Notes: Got this nice old poison during a “dry spell” late last year. I had been diving probably 3 times in a row, and come back with nothing! If you aren’t a diver, let me just emphasize how much work goes in to finding a site to dive at, driving to it, hauling your gear down to the water, suiting up (especially in the hot weather), then untangling yourself from your gear when the dive is over. If you do all that work and come up empty, it leaves your feeling very ugly!
So with three empty dives in a row, I was finishing up my fourth, when I finally found a goodie. It was laying at the bottom, and as soon as I saw it I knew it was cobalt even though it was covered with river muck. Cleaned up real nice.
The Ted’s Soda turns out to be a pretty good bottle! I see the Ted’s Soda with Ted Williams picture on it all the time in antique shops, cause it is a repro collectible. But the original Ted’s soda like this one I guess is a good one.
The Curtis Cherry Syrup had no damage and cleaned up great ! It’s my nicest find in quite a while! Here’s some more pics
This ink came out of a river in Maine last Friday. I wish I could say I found it, but it was diving buddy who found it.
What a super pontil ! A tiny tiny sharp ring pontil. There was a proprietor in Kittery Maine with the last name “Gerrish”. I have seen this ink, in either green or aqua, I forget, but it had a label with that proprietor on it, so I’m guessing this may have come from his store.
These two inks , and shards were dug by me in a dump in NH in 1994. The green ink here is the same bottle as the new one just recovered, but the new one has an even tinier pontil than mine which I thought was small. The aqua one is a similar mold, with a pontil. The shards include an amber pontil cone, another unembossed green pontil, and the real killer, a green Harrison’s Columbian Ink.
I hope to get out diving in the next couple of days, so I hope to have some new finds of my own to share.
Notes: This dump was found right behind a muffler shop on Route 1. Route 1 is a very very old road, also called Post Rd, because it was the road that connected all the coastal town’s post offices (and there was a tall “post” with a hanging bag of mail on it, so the wagon driver wouldn’t have to get off the wagon, and could just grab the bag of mail as he passed).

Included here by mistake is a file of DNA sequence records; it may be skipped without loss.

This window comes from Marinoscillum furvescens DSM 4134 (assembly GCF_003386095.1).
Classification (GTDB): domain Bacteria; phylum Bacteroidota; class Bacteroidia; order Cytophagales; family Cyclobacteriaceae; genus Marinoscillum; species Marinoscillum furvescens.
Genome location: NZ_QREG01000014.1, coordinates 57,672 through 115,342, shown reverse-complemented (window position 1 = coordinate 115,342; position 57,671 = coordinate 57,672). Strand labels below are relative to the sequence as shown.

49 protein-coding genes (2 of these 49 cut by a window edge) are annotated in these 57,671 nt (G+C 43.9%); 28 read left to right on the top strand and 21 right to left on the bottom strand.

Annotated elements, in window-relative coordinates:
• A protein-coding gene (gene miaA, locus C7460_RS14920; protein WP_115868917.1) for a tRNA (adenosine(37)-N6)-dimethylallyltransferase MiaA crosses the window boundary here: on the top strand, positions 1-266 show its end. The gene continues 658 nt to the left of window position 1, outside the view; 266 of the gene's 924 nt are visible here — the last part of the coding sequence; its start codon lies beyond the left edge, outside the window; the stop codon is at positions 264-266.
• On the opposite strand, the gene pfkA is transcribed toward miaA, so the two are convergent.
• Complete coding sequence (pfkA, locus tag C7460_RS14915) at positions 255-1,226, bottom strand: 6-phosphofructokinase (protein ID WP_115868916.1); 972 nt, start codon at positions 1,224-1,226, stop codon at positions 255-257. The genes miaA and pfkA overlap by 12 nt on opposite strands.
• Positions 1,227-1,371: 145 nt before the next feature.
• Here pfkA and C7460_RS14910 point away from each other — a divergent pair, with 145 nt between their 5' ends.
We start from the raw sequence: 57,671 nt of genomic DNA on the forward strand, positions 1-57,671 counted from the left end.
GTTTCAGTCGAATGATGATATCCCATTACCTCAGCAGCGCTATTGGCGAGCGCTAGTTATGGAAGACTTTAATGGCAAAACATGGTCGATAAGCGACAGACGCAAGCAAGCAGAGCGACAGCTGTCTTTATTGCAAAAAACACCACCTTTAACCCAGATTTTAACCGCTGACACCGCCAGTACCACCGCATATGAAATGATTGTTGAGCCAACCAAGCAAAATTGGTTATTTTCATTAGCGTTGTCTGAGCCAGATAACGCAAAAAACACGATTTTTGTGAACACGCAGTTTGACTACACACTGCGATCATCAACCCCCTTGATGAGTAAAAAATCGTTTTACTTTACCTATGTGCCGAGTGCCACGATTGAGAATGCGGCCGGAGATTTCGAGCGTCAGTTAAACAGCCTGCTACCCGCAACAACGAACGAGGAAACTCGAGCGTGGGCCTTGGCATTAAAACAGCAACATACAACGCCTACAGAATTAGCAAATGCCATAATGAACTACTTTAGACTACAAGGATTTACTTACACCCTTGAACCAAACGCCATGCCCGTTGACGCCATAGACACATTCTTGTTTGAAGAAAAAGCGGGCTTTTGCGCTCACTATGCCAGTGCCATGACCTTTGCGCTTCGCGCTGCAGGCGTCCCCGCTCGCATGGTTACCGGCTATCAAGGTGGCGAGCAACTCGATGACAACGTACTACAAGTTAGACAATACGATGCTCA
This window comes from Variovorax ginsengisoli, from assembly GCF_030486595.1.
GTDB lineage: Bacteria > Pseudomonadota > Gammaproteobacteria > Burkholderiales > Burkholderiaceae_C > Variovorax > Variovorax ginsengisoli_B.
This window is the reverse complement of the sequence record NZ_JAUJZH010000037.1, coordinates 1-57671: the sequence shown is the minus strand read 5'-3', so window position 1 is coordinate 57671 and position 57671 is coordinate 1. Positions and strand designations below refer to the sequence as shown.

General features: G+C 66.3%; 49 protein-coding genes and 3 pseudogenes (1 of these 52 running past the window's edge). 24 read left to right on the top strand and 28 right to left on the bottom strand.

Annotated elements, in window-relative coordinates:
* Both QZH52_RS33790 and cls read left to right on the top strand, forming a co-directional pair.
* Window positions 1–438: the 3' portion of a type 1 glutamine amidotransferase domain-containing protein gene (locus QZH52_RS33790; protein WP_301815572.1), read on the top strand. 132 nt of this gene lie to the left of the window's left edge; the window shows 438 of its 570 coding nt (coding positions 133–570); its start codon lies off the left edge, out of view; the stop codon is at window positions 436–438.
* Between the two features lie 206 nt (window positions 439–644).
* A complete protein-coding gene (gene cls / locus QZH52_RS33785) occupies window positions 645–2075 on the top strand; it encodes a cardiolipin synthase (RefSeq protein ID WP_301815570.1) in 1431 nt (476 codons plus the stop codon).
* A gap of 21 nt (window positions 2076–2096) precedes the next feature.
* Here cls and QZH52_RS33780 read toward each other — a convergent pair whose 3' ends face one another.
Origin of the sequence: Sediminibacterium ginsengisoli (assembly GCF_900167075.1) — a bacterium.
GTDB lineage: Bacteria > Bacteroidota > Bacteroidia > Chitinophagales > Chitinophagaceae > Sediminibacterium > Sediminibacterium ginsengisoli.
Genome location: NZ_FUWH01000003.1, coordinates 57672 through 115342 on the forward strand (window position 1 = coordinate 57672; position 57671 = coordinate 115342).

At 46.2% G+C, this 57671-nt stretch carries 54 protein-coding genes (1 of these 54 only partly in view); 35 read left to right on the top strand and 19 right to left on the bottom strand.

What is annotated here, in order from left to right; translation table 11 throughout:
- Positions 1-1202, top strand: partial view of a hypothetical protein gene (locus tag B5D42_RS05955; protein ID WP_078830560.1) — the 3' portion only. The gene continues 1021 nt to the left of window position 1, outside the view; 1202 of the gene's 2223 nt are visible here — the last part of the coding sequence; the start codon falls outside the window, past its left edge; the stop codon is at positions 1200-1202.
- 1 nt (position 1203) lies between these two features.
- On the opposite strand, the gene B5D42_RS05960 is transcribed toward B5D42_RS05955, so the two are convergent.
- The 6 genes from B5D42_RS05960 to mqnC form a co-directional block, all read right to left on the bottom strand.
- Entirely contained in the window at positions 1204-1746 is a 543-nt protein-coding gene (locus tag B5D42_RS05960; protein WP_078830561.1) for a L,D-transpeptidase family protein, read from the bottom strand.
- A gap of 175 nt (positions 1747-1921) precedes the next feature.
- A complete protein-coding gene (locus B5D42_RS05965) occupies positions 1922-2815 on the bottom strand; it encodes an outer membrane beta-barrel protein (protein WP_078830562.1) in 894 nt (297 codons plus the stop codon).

I have found many dumps over the years, right behind the businesses that are on Route 1 all up and down the north east. If you look at many of the businesses, the buildings may be new, but you look at the foundation shape, and it is often a rectangle, horizontal to the road, which was common to the layout of buildings in the 1700s.
This bottle was found in a small dump right off the back parking lot of a modern business. There was an old rock wall I noticed, and a little polluted stream running behind it. Amongst the little, I could see some older iron and buckets. At one point this older trash was concentrated, and I scratched around with my potato rake and started finding old bottle shards. Eventually, I found a couple dozen whole bottles from the 1800s over the course of a couple of hours. I dug a milk glass candy dish in the shape of a battle ship, the “State of Maine” It was broken, but I glued it nice enough to display.
This small Bowmans bottle was in perfect condition. It is a rip off from a similar bottle with the name Blackman. Actually, I can’t remember who ripped off whom. It has a strange type of pontil, common to clear flint glass like this.
This is a telephone interview that my daughter Annie did with me, for her media marketing project at college. She is the one responsible for the creation of this blog. Scroll down for the link to the interview!
Created by Annie Hepburn, interviewing Bram Hepburn
If I’m lucky enough, my son Quincy come with me digging, and has just started doing some river snorkeling with me over the past year or two. He is braver than I was at his age. You couldn’t have got me to snorkel in a murky river for all the money in the world when I was his age.
Here’s a quick video of a river muck excursion we did a couple of months ago. I had found a riverside trash dump in the city. We floated a basket and walked up the river. It was a hot day, so the water felt good after digging in the dusty bank. We took home a dozen or so bottles, with the best find of the day being a little Holloways ointment pot, which among other things cured “sore breasts”, which I had to explain to Quincy, in not too much detail.